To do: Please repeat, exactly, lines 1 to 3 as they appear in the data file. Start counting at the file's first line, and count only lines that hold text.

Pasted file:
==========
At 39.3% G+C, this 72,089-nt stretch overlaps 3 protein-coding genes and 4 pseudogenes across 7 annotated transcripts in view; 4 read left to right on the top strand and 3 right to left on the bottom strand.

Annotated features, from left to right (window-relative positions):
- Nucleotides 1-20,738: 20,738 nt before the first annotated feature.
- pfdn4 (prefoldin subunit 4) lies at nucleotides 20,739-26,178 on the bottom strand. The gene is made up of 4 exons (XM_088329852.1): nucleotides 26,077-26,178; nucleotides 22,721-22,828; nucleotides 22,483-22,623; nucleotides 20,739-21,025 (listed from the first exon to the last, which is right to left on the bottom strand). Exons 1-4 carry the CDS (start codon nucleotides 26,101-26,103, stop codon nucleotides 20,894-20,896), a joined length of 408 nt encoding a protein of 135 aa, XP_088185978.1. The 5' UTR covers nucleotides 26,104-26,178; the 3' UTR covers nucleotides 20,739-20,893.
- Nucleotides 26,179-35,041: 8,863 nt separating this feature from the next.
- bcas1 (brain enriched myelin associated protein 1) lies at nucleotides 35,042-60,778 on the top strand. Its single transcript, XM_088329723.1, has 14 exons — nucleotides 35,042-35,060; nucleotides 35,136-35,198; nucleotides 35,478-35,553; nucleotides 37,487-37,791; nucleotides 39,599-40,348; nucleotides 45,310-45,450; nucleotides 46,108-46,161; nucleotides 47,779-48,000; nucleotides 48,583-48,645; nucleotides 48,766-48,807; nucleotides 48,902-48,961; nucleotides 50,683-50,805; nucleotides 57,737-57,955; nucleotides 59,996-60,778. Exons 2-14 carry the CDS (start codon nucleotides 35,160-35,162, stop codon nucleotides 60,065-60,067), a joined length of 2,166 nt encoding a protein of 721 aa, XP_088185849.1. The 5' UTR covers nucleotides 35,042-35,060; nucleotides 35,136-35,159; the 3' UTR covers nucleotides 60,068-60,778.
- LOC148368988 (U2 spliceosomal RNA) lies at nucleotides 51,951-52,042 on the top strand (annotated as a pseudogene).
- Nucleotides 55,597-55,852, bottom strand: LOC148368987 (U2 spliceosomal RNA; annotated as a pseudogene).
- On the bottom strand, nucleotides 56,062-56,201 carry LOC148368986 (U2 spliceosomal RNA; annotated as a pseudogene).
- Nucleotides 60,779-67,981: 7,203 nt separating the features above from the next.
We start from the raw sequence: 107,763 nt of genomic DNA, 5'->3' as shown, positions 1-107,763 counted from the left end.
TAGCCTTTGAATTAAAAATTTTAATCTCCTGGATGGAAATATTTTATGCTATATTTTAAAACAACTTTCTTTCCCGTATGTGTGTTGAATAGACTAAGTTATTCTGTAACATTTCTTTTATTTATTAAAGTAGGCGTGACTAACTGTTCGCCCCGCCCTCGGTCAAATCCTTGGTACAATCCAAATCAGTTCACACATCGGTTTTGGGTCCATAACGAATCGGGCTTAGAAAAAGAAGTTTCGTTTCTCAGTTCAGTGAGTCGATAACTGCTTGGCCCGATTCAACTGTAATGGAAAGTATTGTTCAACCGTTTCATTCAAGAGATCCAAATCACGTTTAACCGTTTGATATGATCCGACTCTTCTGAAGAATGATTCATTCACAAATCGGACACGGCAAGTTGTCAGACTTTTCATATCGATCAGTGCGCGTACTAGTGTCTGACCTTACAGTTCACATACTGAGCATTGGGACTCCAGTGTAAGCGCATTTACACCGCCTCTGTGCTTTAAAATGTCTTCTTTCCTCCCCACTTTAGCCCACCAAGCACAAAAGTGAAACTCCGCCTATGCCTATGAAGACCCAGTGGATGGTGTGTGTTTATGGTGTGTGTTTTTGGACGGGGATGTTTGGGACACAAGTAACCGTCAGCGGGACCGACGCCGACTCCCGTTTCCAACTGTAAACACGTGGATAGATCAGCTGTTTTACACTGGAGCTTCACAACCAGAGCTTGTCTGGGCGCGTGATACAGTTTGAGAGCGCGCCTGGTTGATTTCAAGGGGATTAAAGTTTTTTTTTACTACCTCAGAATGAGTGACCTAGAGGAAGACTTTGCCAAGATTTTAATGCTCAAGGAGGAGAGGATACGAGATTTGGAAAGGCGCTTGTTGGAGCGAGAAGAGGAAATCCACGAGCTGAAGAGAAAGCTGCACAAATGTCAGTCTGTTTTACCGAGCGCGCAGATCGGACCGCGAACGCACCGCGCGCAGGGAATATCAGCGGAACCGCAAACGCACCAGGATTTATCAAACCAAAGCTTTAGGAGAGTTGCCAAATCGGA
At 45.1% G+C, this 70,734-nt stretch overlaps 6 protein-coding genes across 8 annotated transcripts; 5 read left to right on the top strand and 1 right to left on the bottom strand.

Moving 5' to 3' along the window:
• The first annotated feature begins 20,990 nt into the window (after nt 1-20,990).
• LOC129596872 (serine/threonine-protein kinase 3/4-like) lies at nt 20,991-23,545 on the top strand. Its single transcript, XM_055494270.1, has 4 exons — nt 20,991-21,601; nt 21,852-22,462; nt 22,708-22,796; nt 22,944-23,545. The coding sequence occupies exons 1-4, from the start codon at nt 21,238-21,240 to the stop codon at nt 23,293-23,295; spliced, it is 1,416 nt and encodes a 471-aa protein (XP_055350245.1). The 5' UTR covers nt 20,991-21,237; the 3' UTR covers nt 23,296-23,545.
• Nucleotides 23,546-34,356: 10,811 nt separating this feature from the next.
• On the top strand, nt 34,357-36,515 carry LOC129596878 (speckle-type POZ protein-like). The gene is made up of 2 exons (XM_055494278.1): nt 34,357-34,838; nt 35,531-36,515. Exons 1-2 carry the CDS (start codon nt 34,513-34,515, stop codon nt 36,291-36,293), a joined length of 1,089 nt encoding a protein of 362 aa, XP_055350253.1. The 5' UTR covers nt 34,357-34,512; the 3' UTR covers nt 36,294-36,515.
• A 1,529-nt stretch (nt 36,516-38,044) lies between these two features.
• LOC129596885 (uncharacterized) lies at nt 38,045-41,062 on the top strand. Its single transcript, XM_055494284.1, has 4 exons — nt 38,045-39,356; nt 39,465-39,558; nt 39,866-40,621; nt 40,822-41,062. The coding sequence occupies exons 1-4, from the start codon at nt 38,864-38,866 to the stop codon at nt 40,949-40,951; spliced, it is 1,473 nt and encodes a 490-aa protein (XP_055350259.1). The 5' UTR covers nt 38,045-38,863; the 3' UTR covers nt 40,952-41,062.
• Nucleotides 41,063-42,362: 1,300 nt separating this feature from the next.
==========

At 39.3% G+C, this 72,089-nt stretch overlaps 3 protein-coding genes and 4 pseudogenes across 7 annotated transcripts in view; 4 read left to right on the top strand and 3 right to left on the bottom strand.

Annotated features, from left to right (window-relative positions):
- Nucleotides 1-20,738: 20,738 nt before the first annotated feature.